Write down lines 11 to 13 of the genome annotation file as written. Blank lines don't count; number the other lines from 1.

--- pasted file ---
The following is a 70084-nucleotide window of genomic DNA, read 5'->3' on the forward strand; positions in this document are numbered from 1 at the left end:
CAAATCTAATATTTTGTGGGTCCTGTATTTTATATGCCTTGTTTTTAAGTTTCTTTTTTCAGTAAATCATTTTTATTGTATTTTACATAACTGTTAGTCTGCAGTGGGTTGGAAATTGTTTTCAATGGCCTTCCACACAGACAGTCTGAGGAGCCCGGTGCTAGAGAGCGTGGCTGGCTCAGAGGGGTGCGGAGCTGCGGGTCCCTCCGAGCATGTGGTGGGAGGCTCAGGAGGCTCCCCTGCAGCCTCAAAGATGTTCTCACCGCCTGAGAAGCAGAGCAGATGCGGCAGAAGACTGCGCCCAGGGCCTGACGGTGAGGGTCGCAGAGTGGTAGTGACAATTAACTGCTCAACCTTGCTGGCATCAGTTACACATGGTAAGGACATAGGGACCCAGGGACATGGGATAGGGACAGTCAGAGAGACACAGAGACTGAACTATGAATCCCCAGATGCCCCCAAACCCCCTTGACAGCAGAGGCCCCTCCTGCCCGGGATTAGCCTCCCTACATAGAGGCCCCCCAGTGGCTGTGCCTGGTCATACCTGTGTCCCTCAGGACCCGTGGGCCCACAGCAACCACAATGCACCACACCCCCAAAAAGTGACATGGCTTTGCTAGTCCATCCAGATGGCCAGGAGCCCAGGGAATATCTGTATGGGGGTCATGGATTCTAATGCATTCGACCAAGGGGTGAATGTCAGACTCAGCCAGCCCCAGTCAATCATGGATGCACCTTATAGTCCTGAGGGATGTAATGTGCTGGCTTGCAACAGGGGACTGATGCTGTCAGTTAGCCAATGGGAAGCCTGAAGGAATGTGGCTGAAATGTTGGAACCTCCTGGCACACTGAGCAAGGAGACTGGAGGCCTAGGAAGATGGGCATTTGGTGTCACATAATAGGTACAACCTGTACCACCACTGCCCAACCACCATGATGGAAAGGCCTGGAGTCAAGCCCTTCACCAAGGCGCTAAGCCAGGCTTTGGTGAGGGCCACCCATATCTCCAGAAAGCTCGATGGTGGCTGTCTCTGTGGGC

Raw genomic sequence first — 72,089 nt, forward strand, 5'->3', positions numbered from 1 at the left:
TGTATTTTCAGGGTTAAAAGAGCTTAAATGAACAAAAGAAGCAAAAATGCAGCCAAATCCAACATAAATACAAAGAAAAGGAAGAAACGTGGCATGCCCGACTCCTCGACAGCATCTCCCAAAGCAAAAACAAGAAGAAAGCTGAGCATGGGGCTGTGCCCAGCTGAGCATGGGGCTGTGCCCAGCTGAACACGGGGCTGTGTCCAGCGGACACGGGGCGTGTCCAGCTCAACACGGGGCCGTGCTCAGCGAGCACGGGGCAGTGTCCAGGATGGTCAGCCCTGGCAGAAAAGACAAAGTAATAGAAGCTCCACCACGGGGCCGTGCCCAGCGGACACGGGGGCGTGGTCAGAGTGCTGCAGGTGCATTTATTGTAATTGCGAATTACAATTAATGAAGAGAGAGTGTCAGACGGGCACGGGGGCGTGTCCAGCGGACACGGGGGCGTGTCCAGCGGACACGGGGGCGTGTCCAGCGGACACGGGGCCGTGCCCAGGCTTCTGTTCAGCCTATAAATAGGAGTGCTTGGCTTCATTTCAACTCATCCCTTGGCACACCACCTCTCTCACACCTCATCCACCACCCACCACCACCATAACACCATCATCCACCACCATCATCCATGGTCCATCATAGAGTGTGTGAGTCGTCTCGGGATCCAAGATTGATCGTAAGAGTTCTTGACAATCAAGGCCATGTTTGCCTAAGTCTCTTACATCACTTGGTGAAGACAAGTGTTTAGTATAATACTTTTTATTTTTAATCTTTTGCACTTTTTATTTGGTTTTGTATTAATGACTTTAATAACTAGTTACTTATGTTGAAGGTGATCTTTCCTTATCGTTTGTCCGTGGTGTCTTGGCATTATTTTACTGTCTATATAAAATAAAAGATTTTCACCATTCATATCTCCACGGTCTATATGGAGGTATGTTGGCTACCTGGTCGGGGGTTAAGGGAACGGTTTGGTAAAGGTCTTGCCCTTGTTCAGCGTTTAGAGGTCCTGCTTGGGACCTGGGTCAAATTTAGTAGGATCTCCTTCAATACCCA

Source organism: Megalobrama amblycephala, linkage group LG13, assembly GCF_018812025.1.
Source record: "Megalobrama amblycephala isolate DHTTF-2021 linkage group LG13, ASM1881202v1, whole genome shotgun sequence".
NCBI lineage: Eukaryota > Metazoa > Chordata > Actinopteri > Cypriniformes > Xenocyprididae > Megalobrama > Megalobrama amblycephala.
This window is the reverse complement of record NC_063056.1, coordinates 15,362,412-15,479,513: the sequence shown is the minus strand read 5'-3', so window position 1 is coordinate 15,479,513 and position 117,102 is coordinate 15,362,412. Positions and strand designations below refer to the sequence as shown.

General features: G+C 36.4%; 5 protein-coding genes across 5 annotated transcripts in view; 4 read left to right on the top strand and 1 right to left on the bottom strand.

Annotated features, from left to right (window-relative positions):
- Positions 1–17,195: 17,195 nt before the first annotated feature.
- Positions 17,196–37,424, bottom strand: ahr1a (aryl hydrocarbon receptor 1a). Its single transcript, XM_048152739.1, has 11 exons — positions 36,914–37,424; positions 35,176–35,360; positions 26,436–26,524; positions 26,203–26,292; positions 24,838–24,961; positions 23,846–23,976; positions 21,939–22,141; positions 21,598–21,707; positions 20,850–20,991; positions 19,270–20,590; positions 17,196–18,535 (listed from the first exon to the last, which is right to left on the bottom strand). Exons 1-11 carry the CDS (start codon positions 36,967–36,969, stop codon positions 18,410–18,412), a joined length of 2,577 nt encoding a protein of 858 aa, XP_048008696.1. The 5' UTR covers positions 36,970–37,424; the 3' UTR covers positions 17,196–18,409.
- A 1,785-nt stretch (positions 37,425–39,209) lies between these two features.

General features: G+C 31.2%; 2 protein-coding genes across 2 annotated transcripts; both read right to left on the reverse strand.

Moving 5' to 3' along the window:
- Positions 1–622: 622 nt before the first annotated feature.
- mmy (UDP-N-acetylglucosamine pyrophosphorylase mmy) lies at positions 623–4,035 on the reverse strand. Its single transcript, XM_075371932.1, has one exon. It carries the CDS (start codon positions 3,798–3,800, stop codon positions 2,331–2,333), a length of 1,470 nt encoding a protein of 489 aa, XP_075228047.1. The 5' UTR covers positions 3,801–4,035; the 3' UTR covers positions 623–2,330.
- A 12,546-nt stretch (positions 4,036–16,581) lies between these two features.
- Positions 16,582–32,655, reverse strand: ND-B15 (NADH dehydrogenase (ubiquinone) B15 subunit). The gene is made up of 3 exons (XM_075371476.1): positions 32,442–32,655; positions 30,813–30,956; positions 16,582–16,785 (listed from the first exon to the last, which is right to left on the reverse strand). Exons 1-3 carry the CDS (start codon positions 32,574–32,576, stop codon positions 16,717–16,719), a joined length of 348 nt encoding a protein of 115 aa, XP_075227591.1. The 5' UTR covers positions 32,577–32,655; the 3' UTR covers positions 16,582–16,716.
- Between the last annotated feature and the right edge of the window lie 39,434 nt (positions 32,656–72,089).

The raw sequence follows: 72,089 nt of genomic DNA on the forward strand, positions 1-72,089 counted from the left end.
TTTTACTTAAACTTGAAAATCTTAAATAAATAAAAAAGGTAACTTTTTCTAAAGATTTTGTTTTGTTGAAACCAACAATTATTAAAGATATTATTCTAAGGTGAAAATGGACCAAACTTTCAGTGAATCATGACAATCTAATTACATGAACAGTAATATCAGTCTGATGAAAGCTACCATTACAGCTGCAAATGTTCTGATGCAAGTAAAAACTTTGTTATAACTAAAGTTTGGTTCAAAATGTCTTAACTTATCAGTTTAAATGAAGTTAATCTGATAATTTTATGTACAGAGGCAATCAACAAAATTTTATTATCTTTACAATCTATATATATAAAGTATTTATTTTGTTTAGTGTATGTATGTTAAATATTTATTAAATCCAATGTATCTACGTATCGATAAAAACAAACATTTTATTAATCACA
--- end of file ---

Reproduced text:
- Positions 1–17,195: 17,195 nt before the first annotated feature.
- Positions 17,196–37,424, bottom strand: ahr1a (aryl hydrocarbon receptor 1a). Its single transcript, XM_048152739.1, has 11 exons — positions 36,914–37,424; positions 35,176–35,360; positions 26,436–26,524; positions 26,203–26,292; positions 24,838–24,961; positions 23,846–23,976; positions 21,939–22,141; positions 21,598–21,707; positions 20,850–20,991; positions 19,270–20,590; positions 17,196–18,535 (listed from the first exon to the last, which is right to left on the bottom strand). Exons 1-11 carry the CDS (start codon positions 36,967–36,969, stop codon positions 18,410–18,412), a joined length of 2,577 nt encoding a protein of 858 aa, XP_048008696.1. The 5' UTR covers positions 36,970–37,424; the 3' UTR covers positions 17,196–18,409.
- A 1,785-nt stretch (positions 37,425–39,209) lies between these two features.